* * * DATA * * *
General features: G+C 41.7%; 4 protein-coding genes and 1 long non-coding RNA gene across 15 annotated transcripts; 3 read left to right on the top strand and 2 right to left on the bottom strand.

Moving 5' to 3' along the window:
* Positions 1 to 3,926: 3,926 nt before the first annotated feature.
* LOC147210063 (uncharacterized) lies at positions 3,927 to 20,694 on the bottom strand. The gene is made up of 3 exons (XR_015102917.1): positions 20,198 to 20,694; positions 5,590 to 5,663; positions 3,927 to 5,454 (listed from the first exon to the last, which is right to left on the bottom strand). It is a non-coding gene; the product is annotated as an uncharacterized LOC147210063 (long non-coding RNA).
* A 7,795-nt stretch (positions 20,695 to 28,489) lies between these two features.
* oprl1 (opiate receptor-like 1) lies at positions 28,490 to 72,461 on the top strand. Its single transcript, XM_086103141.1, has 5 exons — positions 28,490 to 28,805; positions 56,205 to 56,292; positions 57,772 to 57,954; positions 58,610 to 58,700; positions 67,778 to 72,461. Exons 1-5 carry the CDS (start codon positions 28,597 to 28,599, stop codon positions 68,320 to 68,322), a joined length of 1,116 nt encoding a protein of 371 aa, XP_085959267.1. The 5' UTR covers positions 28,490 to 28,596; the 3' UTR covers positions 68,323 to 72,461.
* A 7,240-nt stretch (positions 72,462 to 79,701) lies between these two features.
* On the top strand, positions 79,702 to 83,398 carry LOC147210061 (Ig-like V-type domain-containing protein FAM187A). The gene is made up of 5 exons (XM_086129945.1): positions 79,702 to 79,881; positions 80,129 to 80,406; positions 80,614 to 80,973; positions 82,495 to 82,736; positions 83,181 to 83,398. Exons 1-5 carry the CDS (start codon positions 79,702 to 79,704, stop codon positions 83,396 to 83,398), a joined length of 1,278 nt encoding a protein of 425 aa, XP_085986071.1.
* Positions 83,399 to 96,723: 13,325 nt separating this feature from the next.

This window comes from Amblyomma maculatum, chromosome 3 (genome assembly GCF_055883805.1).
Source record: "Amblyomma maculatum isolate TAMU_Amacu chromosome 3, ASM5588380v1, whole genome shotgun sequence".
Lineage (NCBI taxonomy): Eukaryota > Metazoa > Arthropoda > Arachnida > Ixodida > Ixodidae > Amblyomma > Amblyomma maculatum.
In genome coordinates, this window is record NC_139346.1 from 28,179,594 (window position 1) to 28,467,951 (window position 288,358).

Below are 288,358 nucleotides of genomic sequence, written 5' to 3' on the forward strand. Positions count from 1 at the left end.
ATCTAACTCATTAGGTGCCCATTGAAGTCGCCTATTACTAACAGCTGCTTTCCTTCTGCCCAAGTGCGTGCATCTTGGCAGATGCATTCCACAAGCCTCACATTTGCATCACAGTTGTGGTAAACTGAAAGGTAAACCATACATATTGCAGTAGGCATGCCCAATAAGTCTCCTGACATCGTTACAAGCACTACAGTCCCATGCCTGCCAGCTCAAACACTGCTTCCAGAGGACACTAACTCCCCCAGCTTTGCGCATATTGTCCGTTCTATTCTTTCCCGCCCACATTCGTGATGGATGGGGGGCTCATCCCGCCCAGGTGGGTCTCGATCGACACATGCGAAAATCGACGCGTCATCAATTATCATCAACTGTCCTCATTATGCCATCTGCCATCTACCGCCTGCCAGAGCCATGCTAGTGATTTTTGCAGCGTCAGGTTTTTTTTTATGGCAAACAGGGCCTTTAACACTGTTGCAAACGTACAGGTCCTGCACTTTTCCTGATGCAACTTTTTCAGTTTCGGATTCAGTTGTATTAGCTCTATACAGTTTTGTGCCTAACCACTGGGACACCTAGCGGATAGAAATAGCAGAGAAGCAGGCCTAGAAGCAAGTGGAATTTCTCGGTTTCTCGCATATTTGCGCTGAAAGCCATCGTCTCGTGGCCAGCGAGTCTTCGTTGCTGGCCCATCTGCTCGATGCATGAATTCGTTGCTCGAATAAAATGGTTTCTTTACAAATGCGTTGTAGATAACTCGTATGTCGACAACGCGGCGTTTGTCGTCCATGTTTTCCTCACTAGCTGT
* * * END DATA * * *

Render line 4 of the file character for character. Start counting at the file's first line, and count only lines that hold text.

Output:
* LOC147210063 (uncharacterized) lies at positions 3,927 to 20,694 on the bottom strand. The gene is made up of 3 exons (XR_015102917.1): positions 20,198 to 20,694; positions 5,590 to 5,663; positions 3,927 to 5,454 (listed from the first exon to the last, which is right to left on the bottom strand). It is a non-coding gene; the product is annotated as an uncharacterized LOC147210063 (long non-coding RNA).